Photo therapy:

A snowboarder captures a picture of the Mosquito and Ten Mile mountain ranges from the top of Copper Mountain’s Super Bee chair on a bluebird day at the Colorado ski resort.

More than halfway through a snowy February, Colorado ski industry officials hope momentum carries into the spring, a season beloved by regulars and visitors alike who know conditions to be most promising in the final weeks of chairlifts running.

COVID-19 restrictions have been loosened at some ski areas — capacities increased and lessons and other programs restored. Thanks to recent weather, terrain has expanded.

And "that allows us to have more people up here too," said Taylor Prather, spokeswoman for Copper Mountain Resort, which has required parking reservations this season to space out guests. "So we'll be focused on getting people up, spreading people out and making sure they're in compliance with state and county public health guidelines and rules."

Prather considered Copper "in the groove" after February's early round of storms. Resorts celebrated across the state, many building on snow totals exceeding 30 inches this month. It was welcome after a dry start to the season, making a trip to the slopes even less appealing for would-be travelers discouraged by COVID-19.

Heading into March, "we're hoping people decide to book ski vacations," said Xantha Demas, communications manager at Aspen Snowmass. "Especially as the days get longer and it gets a little warmer and people are more comfortable eating outside and spending more time outside."

Though, some might cringe at videos circulating social media showing long lift lines. Some might have come by recent headlines of a COVID-19 outbreak at Winter Park Resort, with more than 100 employees infected. Officials said transmission had not been traced to visitors.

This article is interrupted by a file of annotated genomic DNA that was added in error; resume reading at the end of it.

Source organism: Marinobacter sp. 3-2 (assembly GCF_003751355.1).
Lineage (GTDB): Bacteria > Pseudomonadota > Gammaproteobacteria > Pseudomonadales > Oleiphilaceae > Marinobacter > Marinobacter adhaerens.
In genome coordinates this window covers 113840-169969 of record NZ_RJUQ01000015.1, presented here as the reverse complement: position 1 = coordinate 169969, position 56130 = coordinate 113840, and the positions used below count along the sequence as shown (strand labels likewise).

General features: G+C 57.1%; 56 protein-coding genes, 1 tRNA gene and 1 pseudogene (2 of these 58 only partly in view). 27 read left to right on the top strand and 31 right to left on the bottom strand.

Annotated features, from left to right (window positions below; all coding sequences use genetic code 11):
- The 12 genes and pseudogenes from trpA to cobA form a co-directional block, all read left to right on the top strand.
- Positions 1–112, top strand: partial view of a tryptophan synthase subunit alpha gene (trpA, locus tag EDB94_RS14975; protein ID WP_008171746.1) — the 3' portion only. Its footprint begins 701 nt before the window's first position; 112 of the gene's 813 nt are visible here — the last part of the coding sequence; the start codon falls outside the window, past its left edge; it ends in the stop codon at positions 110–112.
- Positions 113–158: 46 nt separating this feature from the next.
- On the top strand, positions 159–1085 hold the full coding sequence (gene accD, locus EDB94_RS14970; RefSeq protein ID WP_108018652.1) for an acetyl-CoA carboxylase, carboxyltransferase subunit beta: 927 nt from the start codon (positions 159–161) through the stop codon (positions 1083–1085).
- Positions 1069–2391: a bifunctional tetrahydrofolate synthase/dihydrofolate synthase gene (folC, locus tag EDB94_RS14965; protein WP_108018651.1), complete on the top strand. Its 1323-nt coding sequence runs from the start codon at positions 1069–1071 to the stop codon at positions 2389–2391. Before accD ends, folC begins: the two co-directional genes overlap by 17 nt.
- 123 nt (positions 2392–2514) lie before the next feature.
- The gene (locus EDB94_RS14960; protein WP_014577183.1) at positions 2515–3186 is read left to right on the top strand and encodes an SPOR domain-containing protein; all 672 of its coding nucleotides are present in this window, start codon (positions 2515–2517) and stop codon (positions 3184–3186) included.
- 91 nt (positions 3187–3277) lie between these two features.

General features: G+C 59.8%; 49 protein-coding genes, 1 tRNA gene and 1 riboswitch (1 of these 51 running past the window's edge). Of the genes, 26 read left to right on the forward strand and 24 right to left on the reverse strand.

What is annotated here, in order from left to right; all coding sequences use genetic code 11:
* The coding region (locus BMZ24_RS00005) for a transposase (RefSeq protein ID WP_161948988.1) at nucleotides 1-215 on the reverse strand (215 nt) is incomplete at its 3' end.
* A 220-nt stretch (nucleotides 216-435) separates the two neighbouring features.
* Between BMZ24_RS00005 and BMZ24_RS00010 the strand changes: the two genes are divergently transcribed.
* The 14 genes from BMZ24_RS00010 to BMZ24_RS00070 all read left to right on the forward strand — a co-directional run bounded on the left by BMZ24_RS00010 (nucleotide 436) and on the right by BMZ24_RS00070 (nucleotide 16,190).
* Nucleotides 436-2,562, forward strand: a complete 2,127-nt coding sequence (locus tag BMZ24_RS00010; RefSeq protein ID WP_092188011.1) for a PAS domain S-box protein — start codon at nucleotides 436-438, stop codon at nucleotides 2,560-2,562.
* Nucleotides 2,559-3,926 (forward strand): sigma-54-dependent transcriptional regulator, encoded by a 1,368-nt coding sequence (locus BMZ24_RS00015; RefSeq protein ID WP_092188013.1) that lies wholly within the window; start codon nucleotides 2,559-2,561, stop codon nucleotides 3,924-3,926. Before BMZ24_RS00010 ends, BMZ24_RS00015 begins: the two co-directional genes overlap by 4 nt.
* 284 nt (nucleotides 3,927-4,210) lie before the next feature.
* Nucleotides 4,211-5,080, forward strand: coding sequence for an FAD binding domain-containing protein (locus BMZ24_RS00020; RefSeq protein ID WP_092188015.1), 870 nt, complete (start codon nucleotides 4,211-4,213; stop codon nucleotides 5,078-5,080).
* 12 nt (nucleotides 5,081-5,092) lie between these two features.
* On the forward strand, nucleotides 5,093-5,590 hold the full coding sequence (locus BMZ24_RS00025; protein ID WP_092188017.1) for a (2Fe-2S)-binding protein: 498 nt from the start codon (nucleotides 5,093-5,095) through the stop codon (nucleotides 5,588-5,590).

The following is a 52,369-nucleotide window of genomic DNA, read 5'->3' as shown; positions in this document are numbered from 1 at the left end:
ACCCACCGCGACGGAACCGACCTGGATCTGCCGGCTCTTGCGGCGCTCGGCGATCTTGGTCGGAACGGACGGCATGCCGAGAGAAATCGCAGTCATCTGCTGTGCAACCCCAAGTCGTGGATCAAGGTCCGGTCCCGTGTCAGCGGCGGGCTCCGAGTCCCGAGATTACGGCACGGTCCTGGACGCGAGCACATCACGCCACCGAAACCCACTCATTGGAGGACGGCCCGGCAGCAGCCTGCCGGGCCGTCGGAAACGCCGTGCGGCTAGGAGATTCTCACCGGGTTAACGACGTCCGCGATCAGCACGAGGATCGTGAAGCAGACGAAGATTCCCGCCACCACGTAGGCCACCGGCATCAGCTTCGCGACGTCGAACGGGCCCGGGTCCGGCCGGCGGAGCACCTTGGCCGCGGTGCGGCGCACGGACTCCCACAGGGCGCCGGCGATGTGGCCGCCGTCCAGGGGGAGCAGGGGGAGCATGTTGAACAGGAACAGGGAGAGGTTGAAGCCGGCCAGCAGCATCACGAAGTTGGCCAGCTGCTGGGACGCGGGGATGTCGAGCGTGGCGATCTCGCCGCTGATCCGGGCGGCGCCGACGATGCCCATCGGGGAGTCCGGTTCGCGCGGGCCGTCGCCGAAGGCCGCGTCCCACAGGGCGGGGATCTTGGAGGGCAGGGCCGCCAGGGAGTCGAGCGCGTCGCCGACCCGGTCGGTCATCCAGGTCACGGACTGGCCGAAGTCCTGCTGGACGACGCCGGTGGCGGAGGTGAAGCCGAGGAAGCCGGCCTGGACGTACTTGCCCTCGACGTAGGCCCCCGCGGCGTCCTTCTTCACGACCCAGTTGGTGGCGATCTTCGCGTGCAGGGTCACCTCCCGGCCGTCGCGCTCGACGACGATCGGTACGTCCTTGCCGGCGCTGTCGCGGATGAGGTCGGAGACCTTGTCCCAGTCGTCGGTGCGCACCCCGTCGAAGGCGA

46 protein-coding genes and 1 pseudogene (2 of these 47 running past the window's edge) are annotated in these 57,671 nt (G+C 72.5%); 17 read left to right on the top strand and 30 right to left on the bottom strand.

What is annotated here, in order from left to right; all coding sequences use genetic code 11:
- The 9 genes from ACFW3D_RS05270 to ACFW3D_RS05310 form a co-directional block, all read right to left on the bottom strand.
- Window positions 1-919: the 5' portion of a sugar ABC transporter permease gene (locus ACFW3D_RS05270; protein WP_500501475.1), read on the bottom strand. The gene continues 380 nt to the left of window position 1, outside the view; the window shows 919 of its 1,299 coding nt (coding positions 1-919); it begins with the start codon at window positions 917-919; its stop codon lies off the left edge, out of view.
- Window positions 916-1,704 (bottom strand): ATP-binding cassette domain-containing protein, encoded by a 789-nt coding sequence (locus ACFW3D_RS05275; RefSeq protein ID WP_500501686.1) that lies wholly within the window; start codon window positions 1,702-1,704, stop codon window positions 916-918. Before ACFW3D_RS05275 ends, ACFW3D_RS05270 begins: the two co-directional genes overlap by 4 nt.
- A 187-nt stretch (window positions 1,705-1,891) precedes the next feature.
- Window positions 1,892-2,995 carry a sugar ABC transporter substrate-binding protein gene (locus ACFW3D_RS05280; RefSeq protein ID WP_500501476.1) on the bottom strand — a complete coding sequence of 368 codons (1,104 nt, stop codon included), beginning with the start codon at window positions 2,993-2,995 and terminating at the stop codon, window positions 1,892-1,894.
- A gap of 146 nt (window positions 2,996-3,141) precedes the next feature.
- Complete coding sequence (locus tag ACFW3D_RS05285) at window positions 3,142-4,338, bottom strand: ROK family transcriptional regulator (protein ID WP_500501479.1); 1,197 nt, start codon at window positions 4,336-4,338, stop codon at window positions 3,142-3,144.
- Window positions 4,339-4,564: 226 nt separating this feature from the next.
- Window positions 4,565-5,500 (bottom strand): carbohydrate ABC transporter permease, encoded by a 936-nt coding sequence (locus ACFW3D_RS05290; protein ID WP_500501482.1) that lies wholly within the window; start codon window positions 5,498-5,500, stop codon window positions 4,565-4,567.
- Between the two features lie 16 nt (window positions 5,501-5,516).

Chris Linsmayer, spokesman for Colorado Ski Country, the trade group representing most of the state's mountains not owned by Vail Resorts, said: "I certainly think you've seen increased vigilance by the ski areas themselves, but then also informal, internal policing among the employees as well."

He spoke during a recent call with reporters and fellow industry representatives.

"We're not gonna be talking about visitation numbers or revenue or things like that on this call," he started. "But business is obviously down. That's what we expected. That's the consequence of COVID."

In a season of required reservations aimed at cutting crowds, Vail Resorts has outlined to investors the pandemic's "significant negative impact." To make up for losses, the company previously delayed some capital projects at its properties, which include its flagship resort along with Breckenridge, Keystone, Beaver Creek and Crested Butte in Colorado.

It was too early to speak on other capital plans around ski country, Linsmayer said.

"I think the industry is largely hopeful about what March is gonna hold," he said.

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